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Method to control Java Native Interface (JNI) Offloading in a Java Virtual Machine (JVM) Disclosure Number: IPCOM000202425D
Publication Date: 2010-Dec-15
Document File: 5 page(s) / 121K

Publishing Venue

The Prior Art Database


Disclosed is a novel technique of choosing between remote and/or local execution of native methods using annotations and JVM support.

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Method to control Java Native Interface (JNI) Offloading in a Java Virtual Machine (JVM)

Java* Virtual Machine (JVM) implementations support the Java Native Interface (JNI) as a mechanism which allows Java code to call methods written in C and C++ (native code) and vice versa. Traditionally both the code written in Java and the native code is executed in the same process and by the same thread as execution transitions between the two.

It is possible, however, to construct a JVM such that the native code is run in one or more Remote Execution Containers which may be hosted in separate processes on the same or different machines from where the Java code is executed such that the native code is unaware that it is executing separately from the JVM (as shown in the Fig.1). This separation prevents misbehaved native code from destabilizing the JVM and enables running the native code in a different environment than the main JVM.

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In such a system where natives execute remotely from JVM, each JNI call results in every native running in the Remote Execution Container. This requires an expensive round trip between the Java Process and the Remote Execution Container.

For some types of natives, the end result of running the native will be identical, regardless of which process it runs in. For other types of natives, the end result may not be identical but running the native in the Java process instead of the Remote Execution Container is much more efficient and the difference in behavior acceptable. For example, natives for file access, when the file being accessed is on a shared file system.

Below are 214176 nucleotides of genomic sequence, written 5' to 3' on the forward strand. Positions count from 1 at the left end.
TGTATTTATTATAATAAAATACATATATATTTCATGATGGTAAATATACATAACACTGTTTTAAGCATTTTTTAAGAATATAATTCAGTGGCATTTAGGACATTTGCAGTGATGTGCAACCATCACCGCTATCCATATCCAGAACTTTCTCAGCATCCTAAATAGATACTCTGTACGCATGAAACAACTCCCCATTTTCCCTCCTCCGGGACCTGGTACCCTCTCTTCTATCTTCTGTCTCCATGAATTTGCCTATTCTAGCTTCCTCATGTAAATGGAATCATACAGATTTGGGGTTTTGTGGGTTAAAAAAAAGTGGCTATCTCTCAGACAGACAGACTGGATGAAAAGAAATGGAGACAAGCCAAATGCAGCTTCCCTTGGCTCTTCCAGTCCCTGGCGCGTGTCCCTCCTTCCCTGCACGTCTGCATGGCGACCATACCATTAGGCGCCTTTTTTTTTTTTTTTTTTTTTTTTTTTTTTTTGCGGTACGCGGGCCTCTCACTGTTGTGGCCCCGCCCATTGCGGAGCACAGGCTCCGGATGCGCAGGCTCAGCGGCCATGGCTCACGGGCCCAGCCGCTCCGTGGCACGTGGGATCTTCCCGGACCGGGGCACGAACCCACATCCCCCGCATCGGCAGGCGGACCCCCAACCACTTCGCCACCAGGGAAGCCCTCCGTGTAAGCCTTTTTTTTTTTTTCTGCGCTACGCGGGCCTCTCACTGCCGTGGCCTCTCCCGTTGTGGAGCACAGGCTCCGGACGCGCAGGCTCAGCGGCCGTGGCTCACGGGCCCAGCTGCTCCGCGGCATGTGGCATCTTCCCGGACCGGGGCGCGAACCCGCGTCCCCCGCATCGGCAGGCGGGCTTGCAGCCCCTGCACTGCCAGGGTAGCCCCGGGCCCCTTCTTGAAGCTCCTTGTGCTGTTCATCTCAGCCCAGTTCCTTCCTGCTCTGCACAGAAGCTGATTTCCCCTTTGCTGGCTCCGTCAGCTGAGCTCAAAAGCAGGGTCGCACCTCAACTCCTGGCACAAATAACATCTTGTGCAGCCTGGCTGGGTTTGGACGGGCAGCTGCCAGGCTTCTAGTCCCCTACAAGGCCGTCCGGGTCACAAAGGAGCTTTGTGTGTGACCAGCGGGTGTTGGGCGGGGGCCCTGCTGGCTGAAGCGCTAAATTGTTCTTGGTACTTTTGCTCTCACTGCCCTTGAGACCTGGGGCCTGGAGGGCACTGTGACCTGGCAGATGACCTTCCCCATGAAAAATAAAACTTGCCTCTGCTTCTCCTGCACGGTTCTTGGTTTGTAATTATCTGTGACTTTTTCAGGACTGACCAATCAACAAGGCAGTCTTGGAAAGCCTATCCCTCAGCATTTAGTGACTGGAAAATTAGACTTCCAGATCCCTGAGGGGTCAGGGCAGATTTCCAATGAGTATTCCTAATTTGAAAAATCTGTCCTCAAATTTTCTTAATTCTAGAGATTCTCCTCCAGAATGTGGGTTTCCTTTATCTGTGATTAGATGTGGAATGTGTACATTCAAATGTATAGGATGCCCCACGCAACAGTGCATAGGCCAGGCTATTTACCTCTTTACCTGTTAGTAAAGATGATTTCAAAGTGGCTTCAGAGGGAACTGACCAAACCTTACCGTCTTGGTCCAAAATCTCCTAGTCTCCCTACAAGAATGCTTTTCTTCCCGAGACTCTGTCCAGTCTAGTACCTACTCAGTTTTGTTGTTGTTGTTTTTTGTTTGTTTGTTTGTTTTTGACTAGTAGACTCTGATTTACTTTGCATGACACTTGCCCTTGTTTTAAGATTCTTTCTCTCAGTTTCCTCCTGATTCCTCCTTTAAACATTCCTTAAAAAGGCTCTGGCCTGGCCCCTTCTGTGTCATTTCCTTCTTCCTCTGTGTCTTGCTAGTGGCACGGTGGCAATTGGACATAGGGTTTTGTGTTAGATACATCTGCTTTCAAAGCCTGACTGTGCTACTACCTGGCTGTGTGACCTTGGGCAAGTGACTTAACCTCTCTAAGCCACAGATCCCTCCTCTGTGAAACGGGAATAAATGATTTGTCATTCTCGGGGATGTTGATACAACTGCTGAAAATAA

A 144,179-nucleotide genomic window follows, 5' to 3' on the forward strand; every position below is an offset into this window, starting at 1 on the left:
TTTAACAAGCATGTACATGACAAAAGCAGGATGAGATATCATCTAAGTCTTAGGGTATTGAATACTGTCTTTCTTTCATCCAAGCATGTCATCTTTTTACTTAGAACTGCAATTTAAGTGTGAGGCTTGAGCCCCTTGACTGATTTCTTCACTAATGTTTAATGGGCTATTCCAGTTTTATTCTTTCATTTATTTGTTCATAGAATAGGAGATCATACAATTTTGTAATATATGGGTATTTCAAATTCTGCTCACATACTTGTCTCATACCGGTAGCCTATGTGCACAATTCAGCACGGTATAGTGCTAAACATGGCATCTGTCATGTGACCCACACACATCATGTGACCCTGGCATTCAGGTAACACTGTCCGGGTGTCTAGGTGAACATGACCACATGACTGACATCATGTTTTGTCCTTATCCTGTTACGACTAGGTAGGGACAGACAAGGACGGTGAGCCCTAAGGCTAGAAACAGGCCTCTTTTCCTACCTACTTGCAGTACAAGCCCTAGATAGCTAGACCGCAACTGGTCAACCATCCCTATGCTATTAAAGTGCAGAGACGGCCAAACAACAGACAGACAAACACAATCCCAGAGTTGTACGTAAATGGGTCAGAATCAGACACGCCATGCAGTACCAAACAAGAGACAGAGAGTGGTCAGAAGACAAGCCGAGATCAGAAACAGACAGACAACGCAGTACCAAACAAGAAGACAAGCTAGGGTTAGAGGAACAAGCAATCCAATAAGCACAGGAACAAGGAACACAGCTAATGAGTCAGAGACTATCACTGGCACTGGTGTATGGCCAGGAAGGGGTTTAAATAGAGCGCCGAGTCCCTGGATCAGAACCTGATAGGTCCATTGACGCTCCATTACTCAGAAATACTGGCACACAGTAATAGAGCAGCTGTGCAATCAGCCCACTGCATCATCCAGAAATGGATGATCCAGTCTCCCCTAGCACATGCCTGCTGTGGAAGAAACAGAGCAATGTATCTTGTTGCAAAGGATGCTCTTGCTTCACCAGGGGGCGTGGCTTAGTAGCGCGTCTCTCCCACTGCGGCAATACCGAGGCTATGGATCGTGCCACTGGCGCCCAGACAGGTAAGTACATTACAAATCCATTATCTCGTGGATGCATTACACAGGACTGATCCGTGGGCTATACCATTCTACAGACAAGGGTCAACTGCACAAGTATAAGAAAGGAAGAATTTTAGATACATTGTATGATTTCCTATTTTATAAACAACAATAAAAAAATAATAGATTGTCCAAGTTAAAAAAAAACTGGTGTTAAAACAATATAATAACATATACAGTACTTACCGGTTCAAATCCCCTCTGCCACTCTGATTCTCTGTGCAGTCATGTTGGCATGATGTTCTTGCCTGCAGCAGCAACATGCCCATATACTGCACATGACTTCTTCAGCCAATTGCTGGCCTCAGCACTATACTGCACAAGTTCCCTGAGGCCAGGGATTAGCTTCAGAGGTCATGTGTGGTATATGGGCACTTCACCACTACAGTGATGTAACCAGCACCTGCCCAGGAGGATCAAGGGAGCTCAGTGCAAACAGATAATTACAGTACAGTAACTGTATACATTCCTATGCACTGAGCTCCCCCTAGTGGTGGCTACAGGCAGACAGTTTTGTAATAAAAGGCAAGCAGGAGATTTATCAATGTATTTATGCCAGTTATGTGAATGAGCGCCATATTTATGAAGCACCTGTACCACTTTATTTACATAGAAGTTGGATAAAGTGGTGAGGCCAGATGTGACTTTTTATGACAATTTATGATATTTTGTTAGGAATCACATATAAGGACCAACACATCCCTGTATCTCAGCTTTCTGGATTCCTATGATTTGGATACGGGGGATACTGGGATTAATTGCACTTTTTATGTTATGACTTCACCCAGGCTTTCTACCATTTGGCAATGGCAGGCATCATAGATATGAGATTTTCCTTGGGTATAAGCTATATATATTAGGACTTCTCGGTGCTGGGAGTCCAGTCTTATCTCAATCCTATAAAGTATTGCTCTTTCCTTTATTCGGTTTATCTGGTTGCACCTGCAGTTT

For these types of natives it is advantageous to be able to run the native either in the Java Process (locally) or in the Remote Execution Container (remotely) based on the context in which the native is being run. This context is often tied to the instance of the


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object on which the native is operating. The decision to execute a particular native method remotely or locally needs to be made based on:
(a) the characteristics of associated Java Object (Java Object is local and all the required information is present in the Front End VM)
(b) the native method characteristics itself (for example: all the data required by the native method is available locally, so executing the native method locally is better than executing it remotely).

In addition to the types of natives discussed above, there is a class of natives (typically for initialization and life-cycle) which needs to be run both locally and remotely so that the other natives can be run either locally or remote as needed.

To enable choosing between remote and local execution of any native method, certain basic control features are provided as described below:

Offload Library List: List of libraries from which all the calls will be run remotely on an Offloaded JVM.

Exclude Method List: List of native methods (belonging to...